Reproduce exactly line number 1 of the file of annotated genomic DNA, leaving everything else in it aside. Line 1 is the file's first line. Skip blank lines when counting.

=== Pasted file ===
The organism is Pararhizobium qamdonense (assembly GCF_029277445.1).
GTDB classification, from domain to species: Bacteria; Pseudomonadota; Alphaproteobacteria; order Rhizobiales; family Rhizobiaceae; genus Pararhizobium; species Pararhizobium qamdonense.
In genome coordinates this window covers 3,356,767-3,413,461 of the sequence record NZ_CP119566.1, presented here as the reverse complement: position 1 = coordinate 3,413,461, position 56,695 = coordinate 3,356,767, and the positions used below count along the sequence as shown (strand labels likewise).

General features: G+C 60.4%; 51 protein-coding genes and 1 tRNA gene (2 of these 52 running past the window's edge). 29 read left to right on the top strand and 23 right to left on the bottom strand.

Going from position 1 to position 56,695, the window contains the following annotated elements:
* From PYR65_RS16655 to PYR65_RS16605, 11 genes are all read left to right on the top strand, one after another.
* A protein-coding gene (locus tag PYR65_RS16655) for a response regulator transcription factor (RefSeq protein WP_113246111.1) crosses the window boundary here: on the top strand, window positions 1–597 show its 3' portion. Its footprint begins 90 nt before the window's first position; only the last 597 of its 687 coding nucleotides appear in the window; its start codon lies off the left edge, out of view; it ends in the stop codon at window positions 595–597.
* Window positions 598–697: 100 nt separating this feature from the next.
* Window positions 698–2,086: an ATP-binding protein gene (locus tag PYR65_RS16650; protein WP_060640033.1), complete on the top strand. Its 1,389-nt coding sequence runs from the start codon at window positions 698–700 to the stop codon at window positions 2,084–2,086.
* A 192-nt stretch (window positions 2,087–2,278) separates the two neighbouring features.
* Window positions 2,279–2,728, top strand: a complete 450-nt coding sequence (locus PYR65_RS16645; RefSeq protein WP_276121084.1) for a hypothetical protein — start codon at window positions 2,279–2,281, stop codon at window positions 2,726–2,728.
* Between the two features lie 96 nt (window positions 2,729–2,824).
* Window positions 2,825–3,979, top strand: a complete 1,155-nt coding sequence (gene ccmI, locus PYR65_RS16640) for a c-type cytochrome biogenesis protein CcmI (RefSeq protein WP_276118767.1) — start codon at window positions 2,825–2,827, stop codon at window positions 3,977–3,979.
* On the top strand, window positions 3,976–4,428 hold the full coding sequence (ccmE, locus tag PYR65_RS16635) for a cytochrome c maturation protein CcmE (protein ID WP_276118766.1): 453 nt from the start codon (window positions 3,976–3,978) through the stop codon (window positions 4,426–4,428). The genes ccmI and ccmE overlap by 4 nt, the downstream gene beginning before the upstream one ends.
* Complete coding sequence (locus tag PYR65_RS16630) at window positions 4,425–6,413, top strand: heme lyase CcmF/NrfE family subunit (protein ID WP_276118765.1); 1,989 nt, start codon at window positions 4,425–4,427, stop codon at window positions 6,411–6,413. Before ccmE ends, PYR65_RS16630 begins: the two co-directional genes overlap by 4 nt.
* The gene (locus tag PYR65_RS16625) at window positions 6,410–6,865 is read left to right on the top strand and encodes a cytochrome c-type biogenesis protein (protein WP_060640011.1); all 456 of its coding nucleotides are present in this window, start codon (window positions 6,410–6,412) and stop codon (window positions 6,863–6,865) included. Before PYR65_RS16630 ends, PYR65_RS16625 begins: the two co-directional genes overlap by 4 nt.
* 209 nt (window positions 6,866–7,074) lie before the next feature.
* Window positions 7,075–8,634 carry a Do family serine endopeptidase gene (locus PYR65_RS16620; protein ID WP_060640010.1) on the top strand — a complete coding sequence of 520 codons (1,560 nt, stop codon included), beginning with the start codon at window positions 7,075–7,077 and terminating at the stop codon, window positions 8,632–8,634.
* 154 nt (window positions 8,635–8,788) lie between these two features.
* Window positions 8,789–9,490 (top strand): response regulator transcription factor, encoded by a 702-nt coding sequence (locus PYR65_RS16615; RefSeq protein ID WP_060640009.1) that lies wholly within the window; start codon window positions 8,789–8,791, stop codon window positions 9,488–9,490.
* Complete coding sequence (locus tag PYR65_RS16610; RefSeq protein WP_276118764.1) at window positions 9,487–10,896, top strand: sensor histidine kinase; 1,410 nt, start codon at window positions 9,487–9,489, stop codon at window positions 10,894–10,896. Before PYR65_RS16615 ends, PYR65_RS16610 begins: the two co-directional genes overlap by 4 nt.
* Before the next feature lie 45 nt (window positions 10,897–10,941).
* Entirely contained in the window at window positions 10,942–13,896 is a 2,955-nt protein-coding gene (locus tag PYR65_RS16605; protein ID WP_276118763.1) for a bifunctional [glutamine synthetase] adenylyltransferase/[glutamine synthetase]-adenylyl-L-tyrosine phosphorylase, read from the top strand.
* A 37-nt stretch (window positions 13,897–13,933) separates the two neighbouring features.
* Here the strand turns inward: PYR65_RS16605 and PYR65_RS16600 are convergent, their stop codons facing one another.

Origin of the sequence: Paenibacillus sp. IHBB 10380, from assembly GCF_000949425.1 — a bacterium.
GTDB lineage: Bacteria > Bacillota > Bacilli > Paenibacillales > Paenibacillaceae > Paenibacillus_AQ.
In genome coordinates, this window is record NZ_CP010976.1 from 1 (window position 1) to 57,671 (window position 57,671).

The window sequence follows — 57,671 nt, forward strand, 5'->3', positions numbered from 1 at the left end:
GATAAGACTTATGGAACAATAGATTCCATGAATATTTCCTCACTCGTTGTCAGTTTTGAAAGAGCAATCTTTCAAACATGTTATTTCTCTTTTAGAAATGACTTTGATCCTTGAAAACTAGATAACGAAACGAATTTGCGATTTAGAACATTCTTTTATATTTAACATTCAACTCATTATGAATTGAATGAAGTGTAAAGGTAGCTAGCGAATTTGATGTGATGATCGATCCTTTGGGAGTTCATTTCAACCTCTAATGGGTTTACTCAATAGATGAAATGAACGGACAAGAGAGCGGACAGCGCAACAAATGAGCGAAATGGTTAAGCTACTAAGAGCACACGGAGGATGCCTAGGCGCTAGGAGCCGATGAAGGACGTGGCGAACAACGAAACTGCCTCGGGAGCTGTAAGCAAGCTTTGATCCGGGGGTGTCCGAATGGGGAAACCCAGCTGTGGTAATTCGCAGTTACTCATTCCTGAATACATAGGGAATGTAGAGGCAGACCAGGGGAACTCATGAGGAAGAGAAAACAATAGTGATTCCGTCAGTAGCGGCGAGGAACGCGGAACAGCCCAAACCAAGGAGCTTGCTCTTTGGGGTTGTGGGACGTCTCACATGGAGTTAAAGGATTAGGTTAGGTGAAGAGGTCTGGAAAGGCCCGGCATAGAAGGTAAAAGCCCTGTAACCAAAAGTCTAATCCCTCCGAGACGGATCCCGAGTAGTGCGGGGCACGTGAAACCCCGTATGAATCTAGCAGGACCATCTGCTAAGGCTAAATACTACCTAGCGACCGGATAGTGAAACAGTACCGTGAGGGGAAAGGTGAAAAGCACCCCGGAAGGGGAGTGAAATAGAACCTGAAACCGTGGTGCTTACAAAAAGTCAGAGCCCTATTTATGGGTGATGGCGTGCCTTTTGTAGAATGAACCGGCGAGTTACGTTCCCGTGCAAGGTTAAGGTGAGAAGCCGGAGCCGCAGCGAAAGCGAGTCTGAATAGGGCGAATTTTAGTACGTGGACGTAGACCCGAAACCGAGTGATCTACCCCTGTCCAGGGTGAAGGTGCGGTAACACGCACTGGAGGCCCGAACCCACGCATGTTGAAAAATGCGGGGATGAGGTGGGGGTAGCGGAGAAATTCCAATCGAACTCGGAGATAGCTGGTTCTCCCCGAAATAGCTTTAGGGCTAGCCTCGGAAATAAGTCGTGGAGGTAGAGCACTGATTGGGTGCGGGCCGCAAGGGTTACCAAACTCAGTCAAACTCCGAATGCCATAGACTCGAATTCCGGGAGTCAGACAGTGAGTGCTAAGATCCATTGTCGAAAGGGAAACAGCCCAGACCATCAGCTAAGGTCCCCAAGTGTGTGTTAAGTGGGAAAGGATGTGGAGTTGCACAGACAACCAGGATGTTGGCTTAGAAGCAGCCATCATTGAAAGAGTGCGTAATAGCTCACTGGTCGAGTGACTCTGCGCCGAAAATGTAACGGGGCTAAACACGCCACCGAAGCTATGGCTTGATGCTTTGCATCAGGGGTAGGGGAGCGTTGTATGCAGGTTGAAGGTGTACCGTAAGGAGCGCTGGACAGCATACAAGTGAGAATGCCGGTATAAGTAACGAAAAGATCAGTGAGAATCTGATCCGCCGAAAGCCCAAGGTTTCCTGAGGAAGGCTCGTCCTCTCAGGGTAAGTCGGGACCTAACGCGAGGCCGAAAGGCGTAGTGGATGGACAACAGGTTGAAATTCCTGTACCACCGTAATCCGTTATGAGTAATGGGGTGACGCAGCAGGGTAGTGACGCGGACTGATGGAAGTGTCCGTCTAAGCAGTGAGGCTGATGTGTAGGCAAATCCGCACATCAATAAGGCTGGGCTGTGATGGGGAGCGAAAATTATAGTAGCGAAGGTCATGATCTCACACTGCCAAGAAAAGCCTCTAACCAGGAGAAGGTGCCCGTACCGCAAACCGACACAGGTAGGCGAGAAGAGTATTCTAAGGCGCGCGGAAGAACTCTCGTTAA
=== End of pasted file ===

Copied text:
The organism is Pararhizobium qamdonense (assembly GCF_029277445.1).